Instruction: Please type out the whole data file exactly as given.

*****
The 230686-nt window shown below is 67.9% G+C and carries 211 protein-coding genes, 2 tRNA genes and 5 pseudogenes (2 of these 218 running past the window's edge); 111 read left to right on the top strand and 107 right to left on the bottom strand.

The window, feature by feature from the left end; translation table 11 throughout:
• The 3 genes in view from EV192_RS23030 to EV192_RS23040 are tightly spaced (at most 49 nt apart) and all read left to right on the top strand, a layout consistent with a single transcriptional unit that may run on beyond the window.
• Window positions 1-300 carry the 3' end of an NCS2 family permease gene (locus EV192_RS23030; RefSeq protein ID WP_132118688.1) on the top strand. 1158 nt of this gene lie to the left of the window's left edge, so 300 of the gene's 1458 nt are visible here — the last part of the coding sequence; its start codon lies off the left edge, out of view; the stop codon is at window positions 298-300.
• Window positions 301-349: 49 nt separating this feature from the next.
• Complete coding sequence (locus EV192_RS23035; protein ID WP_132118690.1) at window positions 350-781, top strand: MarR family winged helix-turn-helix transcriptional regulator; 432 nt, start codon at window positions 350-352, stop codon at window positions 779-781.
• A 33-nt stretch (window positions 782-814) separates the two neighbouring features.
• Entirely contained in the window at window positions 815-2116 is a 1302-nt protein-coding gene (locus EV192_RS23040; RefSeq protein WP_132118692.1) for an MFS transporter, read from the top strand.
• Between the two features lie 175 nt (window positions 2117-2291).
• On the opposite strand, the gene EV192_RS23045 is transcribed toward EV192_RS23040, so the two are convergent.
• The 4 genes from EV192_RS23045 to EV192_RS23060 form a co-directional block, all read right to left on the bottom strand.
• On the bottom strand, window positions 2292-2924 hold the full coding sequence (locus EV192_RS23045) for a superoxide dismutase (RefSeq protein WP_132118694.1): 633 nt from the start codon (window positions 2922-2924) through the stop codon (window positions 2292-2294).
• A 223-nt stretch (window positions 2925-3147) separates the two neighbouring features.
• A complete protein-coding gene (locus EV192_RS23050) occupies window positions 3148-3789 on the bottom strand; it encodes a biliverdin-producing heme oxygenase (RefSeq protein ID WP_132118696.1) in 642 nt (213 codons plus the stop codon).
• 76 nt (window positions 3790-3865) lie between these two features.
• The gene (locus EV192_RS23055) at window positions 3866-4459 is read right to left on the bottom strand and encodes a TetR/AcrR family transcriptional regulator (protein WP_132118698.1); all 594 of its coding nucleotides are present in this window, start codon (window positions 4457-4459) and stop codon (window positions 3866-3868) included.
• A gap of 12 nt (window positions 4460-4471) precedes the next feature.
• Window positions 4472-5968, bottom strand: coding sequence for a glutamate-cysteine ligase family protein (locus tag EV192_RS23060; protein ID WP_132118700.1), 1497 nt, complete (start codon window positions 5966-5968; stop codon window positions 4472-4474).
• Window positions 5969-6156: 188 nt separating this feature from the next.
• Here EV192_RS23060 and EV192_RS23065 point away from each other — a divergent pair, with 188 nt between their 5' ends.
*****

The 230686-nt window shown below is 67.9% G+C and carries 211 protein-coding genes, 2 tRNA genes and 5 pseudogenes (2 of these 218 running past the window's edge); 111 read left to right on the top strand and 107 right to left on the bottom strand.

The window, feature by feature from the left end; translation table 11 throughout:
• The 3 genes in view from EV192_RS23030 to EV192_RS23040 are tightly spaced (at most 49 nt apart) and all read left to right on the top strand, a layout consistent with a single transcriptional unit that may run on beyond the window.
• Window positions 1-300 carry the 3' end of an NCS2 family permease gene (locus EV192_RS23030; RefSeq protein ID WP_132118688.1) on the top strand. 1158 nt of this gene lie to the left of the window's left edge, so 300 of the gene's 1458 nt are visible here — the last part of the coding sequence; its start codon lies off the left edge, out of view; the stop codon is at window positions 298-300.
• Window positions 301-349: 49 nt separating this feature from the next.
• Complete coding sequence (locus EV192_RS23035; protein ID WP_132118690.1) at window positions 350-781, top strand: MarR family winged helix-turn-helix transcriptional regulator; 432 nt, start codon at window positions 350-352, stop codon at window positions 779-781.
• A 33-nt stretch (window positions 782-814) separates the two neighbouring features.
• Entirely contained in the window at window positions 815-2116 is a 1302-nt protein-coding gene (locus EV192_RS23040; RefSeq protein WP_132118692.1) for an MFS transporter, read from the top strand.
• Between the two features lie 175 nt (window positions 2117-2291).
• On the opposite strand, the gene EV192_RS23045 is transcribed toward EV192_RS23040, so the two are convergent.
• The 4 genes from EV192_RS23045 to EV192_RS23060 form a co-directional block, all read right to left on the bottom strand.
• On the bottom strand, window positions 2292-2924 hold the full coding sequence (locus EV192_RS23045) for a superoxide dismutase (RefSeq protein WP_132118694.1): 633 nt from the start codon (window positions 2922-2924) through the stop codon (window positions 2292-2294).
• A 223-nt stretch (window positions 2925-3147) separates the two neighbouring features.
• A complete protein-coding gene (locus EV192_RS23050) occupies window positions 3148-3789 on the bottom strand; it encodes a biliverdin-producing heme oxygenase (RefSeq protein ID WP_132118696.1) in 642 nt (213 codons plus the stop codon).
• 76 nt (window positions 3790-3865) lie between these two features.
• The gene (locus EV192_RS23055) at window positions 3866-4459 is read right to left on the bottom strand and encodes a TetR/AcrR family transcriptional regulator (protein WP_132118698.1); all 594 of its coding nucleotides are present in this window, start codon (window positions 4457-4459) and stop codon (window positions 3866-3868) included.
• A gap of 12 nt (window positions 4460-4471) precedes the next feature.
• Window positions 4472-5968, bottom strand: coding sequence for a glutamate-cysteine ligase family protein (locus tag EV192_RS23060; protein ID WP_132118700.1), 1497 nt, complete (start codon window positions 5966-5968; stop codon window positions 4472-4474).
• Window positions 5969-6156: 188 nt separating this feature from the next.
• Here EV192_RS23060 and EV192_RS23065 point away from each other — a divergent pair, with 188 nt between their 5' ends.